The Rural Agri-Innovation Network (RAIN) will be leading a research project in 2017 to investigate whether cross-seeding forages is an economically viable practice for northern Ontario. RAIN is partnering with researchers from the Thunder Bay Agricultural Research Station, the Emo Agricultural Research Station, and the Kapuskasing Demonstration Farm to expand the reach of this project across the north.
Cross-seeding (also called cross-drilling) is a technique for establishing a crop where half the seed is planted in a conventional drive pattern using a seed drill. The other half of the seed is drilled at a 45 degree angle to the original pass in order to achieve better ground coverage. Better coverage can help reduce soil erosion and assist sown forage crops out-compete weeds, resulting in better quality and higher yielding forage. This technique may have a place in northern livestock systems where forages are established as long-term stands, and purchasing an implement designed specifically for forages does not make economic sense. While grain drills are often readily available, the row spacing is generally wider than recommended for establishing perennial forages. Cross-seeding changes the spatial distribution of a crop and may overcome these shortfalls.
Figure 1: Illustration comparing drive pattern and seeding rate for conventional and cross-seeding methods. Note that line thickness indicates seeding rate on each pass.
Cross-seeding does not use any more seed than conventional seeding methods; the difference is that planting requires two passes of machinery. The United Kingdom’s Agriculture and Horticulture Development Board report that up to 80 per cent of soil compaction caused by machinery occurs during the first pass. Compaction risk should not be significantly increased by cross-seeding. The largest disadvantage to cross-seeding is the increased costs of fuel, machinery, and labour to sow the crop.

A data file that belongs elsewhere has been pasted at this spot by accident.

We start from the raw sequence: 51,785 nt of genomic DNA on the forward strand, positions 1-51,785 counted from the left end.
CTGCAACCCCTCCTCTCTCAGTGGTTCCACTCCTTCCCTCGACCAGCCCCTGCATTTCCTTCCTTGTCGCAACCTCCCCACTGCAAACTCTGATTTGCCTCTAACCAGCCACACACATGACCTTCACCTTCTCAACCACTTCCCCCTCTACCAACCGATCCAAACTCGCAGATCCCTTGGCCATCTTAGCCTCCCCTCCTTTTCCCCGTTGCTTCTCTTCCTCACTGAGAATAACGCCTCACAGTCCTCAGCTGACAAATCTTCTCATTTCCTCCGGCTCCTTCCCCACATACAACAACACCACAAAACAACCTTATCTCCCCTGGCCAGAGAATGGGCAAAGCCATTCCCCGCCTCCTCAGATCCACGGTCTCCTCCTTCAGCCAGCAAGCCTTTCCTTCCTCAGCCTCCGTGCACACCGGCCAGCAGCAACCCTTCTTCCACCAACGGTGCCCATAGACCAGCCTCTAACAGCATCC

This research project aims to determine whether the yield and quality advantages of cross-seeding are large enough to overcome the increased establishment costs involved.
We are looking for farmer cooperators to assist with this project. If you will be establishing a new hay field or pasture with a seed drill in 2017 and would like to be involved, please contact the partner researcher in your district for more information.
District Algoma/Manitoulin: Christine O’Reilly
P. (705) 942-7927 x3147 Email: firstname.lastname@example.org
District Cochrane: André Robichaud
P. (705) 337-4453 Email: email@example.com
District Rainy River: Kim Jo Bliss
P. (807) 482-2354 Email: firstname.lastname@example.org
District Thunder Bay: Tarlok Sahota
P. (807) 475-1373 Email: email@example.com
This project was funded in part through Growing Forward 2 (GF2), a federal-provincial-territorial initiative. The Agricultural Adaptation Council assists in the delivery of GF2 in Ontario.